[21] Jan M. Chaiken, "Crunching Numbers: Crime and Incarceration at the End of the Millennium," National Institute of Justice Journal, January 2000, pp. 10-17, esp. p. 14, <http://www.ncjrs.gov/App/publications/ Abstract.aspx?id=180078>. Chaiken explained that "in prison" reflected "actual prison sentences, which ordinarily are for at least a year and follow a conviction for a felony."
[22] Alexander, The New Jim Crow, pp. 10-11, 13, 17, 19, 59, 94, and 244.
[23] Steven Pitts, "Research Brief: Black Workers and the Public Sector," University of California Berkeley, Center for Labor Research and Education, April 4, 2011, p. 1. Pitts also points out (p. 2) that "Prior to the [current] recession the wage differential between Black and white workers was less in the public sector than in the overall economy."
[24] Marc V. Levine, "Research Update: The Crisis Deepens: Black Male Joblessness in Milwaukee 2009," Working Paper, October 2010 (University of Wisconsin-Milwaukee Center for Economic Development," pp. 2, 3, 11, available online at <http://www4.uwm.edu/ced/publications/blackjoblessness_2010.pdf>; Daniel Denvir, "The Ten Most Segregated Urban Areas in America," Salon, March 31, 2011, available at <http://www.salon.com/news/politics/war_room/2011/03/29/most_segregated_cities/slideshow.html>; Harry Bradford, "America's Ten Most Segregated Cities," Huffpost, April 7, 2011 online at <http://www.huffingtonpost.com/2011/04/07/americas-10-most-segregated-cities_n_845092.html>; and The Sentencing Project, Uneven Justice: State Rates of Incarceration by Race and Ethnicity (Washington, DC, July 1907), p. 8 available online at <http://www.sentencingproject.org/doc/publications/ rd_stateratesofincbyraceandethnicity.pdf>. James W. Loewen, Sundown Towns: A Hidden Dimension of American Racism (New York: The New Press, 2005), pp. 2, 5, defines a sundown town as "any organized jurisdiction that for decades kept African Americans or other groups from living in it and was thus 'all- white' on purpose." He found nine sundown towns in Wisconsin.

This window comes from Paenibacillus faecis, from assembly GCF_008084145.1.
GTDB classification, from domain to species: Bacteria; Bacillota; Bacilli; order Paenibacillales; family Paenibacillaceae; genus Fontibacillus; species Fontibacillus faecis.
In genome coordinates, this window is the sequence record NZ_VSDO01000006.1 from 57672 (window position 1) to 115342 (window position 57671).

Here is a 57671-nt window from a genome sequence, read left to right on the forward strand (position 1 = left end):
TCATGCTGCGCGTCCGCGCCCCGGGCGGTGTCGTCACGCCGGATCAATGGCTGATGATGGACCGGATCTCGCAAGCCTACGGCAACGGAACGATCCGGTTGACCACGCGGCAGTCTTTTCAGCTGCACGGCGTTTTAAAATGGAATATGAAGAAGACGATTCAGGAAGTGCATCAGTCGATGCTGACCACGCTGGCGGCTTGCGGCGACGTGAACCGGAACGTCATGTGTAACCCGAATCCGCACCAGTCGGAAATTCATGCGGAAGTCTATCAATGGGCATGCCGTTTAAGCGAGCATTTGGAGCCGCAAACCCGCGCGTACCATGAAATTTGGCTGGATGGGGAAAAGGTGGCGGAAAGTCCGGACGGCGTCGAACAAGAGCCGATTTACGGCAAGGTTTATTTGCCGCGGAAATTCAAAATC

<http://www.epi.org/publications/entry/bp306-class-of-2011/>, which says that "In 2010, the unemployment rate for workers age 16-24 was 18.4% - the worst on record in the 60 years that this data has been tracked." See also Ruth Helman, Mathew Greenwald & Associates, and Craig Copeland and Jack VanDerhei, "The 2011 Retirement Confidence Survey: Confidence Drops to Record Lows, Reflecting 'the New Normal,'" Issue Brief, No. 355 (Employee Benefit Research Institute, March 2011) at <http://www.ebri.org/pdf/surveys/rcs/2011/EBRI_03-2011_No355_RCS-11 .pdf>.